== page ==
Presently, however, ISDN is an emerging technology and, therefore, the necessary communication links for supporting ISDN compatibility are being targeted for large businesses. Generally, only these large enterprises have the ability to invest the time and money into developing ISDN implementations in their work place.
The targeting of large businesses for ISDN capability by the ISDN service providers generally omits the small to medium size businesses and consumers which are unable to obtain ISDN services in a cost efficient manner.
The present invention allows a user or business to economically and efficiently use an ISDN line. The invention provides an ISDN switch interface comprised of standard commercial off-the-shelf components to provide multiplexing of incoming ISDN, PRI or BRI B Channels to terminal equipment having ISDN capability, e.g., facsimile machine, PCs, answering machines, telephones, etc.
The present invention provides a low cost ISDN switch interface using existing ISDN chips. In order to achieve minimal cost and desireable flexibility, the present invention uses commercial off-the-shelf ISDN interface chips and a D Channel Interrogator and Switch Controller, such as a finite state machine, to interrogate incoming D Channel information.
The present invention uses a Device Identifier, such as a content addressable memory, to allow for very fast decision making and multiplexing of the B Channel information transmitted between the ISDN source and the present invention. In one embodiment of the present invention, the multiplexing of the B Channel information is done in parallel with the D Channel interrogation by the D Channel Interrogator and Switch Controller.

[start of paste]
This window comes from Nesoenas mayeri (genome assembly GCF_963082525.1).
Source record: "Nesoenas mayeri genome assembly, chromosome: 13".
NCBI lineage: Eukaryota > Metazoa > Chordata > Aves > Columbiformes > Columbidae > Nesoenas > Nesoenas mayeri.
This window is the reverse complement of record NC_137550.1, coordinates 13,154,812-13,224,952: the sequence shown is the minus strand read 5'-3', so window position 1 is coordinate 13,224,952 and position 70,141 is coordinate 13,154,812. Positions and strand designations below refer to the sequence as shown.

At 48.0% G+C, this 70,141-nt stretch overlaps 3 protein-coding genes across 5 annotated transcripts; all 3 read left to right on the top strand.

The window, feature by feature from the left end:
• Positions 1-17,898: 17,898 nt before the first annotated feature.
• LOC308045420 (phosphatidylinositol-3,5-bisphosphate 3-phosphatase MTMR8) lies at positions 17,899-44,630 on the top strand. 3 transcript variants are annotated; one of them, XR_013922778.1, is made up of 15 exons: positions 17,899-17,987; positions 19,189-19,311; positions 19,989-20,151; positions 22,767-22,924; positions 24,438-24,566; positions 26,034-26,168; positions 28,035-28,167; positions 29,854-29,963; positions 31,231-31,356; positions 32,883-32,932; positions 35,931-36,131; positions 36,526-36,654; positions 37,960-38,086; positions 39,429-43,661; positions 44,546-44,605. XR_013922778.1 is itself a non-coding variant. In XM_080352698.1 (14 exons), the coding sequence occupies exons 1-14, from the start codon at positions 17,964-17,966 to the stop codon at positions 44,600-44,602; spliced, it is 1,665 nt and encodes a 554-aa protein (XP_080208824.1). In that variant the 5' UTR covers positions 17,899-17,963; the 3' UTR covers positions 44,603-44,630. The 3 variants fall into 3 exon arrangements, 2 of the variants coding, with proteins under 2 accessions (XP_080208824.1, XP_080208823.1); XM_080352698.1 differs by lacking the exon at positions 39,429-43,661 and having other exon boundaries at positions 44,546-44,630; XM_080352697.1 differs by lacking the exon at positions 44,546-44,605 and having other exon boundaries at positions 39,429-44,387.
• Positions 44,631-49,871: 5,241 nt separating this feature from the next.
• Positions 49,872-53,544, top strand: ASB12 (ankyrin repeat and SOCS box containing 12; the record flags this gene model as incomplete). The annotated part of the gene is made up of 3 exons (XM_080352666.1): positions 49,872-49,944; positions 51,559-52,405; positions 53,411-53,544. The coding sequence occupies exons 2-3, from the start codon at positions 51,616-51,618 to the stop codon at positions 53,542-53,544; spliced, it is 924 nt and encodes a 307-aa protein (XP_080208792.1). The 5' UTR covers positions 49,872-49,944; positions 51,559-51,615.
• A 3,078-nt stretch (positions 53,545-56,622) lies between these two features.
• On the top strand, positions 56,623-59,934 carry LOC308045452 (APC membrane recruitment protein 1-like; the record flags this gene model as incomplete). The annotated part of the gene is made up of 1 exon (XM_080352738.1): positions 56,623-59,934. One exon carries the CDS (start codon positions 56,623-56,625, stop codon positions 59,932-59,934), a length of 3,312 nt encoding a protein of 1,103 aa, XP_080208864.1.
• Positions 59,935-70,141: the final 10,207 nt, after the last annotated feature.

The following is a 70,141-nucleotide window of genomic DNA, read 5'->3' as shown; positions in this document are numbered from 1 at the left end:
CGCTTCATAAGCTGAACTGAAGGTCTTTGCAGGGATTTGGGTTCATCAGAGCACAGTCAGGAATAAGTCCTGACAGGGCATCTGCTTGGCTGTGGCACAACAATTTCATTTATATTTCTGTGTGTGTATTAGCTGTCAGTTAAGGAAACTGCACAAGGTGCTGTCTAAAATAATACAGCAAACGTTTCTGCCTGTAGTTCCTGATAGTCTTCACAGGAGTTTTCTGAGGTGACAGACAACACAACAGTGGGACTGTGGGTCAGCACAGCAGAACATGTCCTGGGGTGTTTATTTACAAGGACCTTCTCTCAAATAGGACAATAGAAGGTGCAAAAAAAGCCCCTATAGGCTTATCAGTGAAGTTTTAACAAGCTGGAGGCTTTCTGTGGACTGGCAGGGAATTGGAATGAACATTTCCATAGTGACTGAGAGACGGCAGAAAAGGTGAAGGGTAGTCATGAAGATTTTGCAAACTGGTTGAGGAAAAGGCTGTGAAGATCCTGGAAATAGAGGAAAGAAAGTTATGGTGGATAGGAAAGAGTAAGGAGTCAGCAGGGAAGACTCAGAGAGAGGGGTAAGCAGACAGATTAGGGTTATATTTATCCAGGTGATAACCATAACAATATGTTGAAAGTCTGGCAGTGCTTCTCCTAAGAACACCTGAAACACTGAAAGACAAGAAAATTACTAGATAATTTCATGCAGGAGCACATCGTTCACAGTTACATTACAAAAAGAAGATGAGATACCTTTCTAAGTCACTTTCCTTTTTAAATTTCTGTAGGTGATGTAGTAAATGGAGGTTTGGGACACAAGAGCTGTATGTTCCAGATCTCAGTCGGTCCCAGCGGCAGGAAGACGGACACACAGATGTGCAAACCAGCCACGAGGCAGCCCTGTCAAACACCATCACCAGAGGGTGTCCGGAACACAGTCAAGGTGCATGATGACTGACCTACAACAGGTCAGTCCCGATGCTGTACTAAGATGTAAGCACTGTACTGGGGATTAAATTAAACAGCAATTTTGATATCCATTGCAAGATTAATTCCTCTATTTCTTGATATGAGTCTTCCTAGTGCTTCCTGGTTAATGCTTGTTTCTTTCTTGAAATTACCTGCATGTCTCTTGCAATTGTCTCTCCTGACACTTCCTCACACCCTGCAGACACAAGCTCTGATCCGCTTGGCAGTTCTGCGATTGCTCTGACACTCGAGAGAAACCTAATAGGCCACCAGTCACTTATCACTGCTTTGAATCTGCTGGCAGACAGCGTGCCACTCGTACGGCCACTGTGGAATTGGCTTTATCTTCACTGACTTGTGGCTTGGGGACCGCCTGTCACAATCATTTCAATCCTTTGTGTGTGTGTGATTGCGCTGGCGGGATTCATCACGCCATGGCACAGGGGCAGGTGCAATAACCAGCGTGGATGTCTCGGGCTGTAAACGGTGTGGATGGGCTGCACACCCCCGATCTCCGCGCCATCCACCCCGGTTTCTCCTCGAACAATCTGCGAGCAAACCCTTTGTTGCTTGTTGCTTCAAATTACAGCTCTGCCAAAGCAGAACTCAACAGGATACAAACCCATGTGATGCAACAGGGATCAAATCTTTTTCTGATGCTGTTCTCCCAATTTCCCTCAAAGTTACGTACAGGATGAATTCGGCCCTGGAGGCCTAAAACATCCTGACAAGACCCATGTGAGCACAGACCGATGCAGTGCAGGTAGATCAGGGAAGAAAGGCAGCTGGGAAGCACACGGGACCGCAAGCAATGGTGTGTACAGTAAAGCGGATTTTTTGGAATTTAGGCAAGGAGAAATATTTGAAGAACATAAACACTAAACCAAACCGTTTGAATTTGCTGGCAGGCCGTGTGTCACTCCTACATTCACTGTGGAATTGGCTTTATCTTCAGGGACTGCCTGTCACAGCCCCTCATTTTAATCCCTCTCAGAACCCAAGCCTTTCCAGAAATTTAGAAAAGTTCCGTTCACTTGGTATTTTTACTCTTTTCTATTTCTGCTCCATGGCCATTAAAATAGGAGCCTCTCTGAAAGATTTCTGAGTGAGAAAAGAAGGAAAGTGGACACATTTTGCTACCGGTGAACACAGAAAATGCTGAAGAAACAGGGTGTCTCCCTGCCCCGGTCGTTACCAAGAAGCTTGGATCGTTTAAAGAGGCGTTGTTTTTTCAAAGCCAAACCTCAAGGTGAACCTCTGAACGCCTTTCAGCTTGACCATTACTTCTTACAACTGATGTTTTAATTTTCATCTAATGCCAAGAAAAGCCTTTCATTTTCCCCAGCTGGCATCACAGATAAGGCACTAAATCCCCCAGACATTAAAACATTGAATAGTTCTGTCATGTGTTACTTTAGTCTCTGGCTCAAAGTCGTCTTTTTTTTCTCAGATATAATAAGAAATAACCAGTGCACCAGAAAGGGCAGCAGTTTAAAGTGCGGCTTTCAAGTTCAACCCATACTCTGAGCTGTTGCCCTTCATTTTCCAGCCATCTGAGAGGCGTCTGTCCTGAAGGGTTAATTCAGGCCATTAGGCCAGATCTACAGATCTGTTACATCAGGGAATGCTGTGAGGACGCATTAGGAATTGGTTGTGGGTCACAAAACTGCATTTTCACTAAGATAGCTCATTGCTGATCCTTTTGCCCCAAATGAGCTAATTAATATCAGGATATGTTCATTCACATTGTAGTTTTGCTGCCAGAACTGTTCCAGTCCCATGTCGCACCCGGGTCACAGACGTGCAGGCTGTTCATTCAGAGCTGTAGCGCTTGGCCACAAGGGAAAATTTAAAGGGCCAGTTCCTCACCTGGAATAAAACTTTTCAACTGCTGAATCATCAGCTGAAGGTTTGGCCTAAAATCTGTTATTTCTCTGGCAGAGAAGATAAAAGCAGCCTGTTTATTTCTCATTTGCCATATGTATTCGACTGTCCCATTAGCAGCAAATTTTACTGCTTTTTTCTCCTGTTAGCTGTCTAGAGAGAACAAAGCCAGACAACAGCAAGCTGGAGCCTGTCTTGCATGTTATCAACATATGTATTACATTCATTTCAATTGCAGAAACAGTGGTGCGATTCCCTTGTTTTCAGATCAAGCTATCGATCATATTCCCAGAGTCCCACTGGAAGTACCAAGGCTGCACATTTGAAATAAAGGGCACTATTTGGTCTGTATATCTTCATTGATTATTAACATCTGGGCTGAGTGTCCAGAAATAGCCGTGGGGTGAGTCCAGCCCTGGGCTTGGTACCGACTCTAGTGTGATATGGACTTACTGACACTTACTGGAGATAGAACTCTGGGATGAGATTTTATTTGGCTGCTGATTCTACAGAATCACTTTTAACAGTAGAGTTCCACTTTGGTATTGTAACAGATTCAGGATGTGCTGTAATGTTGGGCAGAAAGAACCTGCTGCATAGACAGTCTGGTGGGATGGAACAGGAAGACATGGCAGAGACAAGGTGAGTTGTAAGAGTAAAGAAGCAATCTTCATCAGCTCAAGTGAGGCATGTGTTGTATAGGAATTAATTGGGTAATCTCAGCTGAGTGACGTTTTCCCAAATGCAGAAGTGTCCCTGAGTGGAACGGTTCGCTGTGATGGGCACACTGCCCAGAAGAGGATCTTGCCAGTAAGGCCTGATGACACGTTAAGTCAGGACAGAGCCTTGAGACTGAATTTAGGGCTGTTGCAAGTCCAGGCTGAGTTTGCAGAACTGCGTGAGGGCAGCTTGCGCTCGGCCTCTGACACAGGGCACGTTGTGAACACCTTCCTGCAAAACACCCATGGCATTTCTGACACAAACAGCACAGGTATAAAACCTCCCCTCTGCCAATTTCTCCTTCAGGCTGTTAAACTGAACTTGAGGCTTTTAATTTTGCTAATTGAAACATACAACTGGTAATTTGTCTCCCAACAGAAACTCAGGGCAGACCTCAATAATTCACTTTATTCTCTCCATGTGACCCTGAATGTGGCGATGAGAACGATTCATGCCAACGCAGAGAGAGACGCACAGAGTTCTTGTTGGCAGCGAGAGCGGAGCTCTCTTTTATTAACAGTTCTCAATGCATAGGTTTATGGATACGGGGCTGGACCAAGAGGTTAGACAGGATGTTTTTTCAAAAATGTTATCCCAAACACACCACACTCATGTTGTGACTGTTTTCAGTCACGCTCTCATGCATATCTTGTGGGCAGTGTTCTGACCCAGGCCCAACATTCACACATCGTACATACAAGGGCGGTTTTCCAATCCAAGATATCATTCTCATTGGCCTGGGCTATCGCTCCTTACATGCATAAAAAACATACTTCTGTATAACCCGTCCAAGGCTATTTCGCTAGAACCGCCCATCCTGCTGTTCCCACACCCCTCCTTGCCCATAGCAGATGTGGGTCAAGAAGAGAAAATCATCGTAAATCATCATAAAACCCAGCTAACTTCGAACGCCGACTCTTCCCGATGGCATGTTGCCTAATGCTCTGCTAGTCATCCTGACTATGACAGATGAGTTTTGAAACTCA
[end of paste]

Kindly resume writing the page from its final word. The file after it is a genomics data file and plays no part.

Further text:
The present invention can use an electrically erasable programmable read only memory (EEPROM) to store destination address information, such as telephone numbers, etc., which can then be altered, deleted or added as the destination addresses change. Further, in the event of a power failure, the content addressable memories can be reloaded from the EEPROM via a microprocessor which is optionally interfaced to the unique ISDN switch as necessary.
FIG. 1 is a block diagram of an ISDN user-network interface defined according to the CCITT recommendation.
FIG. 2 is a block diagram of the ISDN switch of the present invention.
FIG. 2A depicts a 8:3 priority encoder coupling ISDN compatible devices to a Finite State Machine.
FIG. 3 is a state table for a finite state machine used as a D Channel Interrogator and Switch Controller in the present invention.
FIG. 4 is a state table for a finite state machine used as a D Channel Interrogator and Switch Controller, including a state for queuing device transmission requests.